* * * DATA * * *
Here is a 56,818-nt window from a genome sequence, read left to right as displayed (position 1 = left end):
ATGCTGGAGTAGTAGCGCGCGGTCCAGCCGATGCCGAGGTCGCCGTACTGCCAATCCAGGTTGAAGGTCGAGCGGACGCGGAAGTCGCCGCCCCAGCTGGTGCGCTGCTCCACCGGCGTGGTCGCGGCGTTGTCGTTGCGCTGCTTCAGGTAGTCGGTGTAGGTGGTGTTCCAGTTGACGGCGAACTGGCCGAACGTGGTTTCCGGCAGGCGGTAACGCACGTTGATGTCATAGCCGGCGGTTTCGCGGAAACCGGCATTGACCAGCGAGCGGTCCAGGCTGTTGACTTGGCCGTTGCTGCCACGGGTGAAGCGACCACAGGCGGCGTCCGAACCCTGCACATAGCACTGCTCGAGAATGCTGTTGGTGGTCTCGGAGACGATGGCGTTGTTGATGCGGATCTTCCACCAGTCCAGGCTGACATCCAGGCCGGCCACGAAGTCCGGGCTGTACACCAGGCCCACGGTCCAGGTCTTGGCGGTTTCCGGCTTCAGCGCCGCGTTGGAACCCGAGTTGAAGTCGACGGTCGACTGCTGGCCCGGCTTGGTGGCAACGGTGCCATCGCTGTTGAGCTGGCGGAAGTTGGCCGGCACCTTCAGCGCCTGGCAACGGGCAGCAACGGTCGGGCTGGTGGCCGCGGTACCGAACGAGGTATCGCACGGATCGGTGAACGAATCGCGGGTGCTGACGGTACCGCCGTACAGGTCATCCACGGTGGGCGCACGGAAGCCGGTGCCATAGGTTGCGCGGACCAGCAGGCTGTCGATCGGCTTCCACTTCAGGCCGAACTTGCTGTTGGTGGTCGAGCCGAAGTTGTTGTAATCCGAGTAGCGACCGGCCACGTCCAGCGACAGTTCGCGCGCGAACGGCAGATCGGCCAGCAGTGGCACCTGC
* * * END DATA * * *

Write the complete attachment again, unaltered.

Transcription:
Here is a 56,818-nt window from a genome sequence, read left to right as displayed (position 1 = left end):
ATGCTGGAGTAGTAGCGCGCGGTCCAGCCGATGCCGAGGTCGCCGTACTGCCAATCCAGGTTGAAGGTCGAGCGGACGCGGAAGTCGCCGCCCCAGCTGGTGCGCTGCTCCACCGGCGTGGTCGCGGCGTTGTCGTTGCGCTGCTTCAGGTAGTCGGTGTAGGTGGTGTTCCAGTTGACGGCGAACTGGCCGAACGTGGTTTCCGGCAGGCGGTAACGCACGTTGATGTCATAGCCGGCGGTTTCGCGGAAACCGGCATTGACCAGCGAGCGGTCCAGGCTGTTGACTTGGCCGTTGCTGCCACGGGTGAAGCGACCACAGGCGGCGTCCGAACCCTGCACATAGCACTGCTCGAGAATGCTGTTGGTGGTCTCGGAGACGATGGCGTTGTTGATGCGGATCTTCCACCAGTCCAGGCTGACATCCAGGCCGGCCACGAAGTCCGGGCTGTACACCAGGCCCACGGTCCAGGTCTTGGCGGTTTCCGGCTTCAGCGCCGCGTTGGAACCCGAGTTGAAGTCGACGGTCGACTGCTGGCCCGGCTTGGTGGCAACGGTGCCATCGCTGTTGAGCTGGCGGAAGTTGGCCGGCACCTTCAGCGCCTGGCAACGGGCAGCAACGGTCGGGCTGGTGGCCGCGGTACCGAACGAGGTATCGCACGGATCGGTGAACGAATCGCGGGTGCTGACGGTACCGCCGTACAGGTCATCCACGGTGGGCGCACGGAAGCCGGTGCCATAGGTTGCGCGGACCAGCAGGCTGTCGATCGGCTTCCACTTCAGGCCGAACTTGCTGTTGGTGGTCGAGCCGAAGTTGTTGTAATCCGAGTAGCGACCGGCCACGTCCAGCGACAGTTCGCGCGCGAACGGCAGATCGGCCAGCAGTGGCACCTGC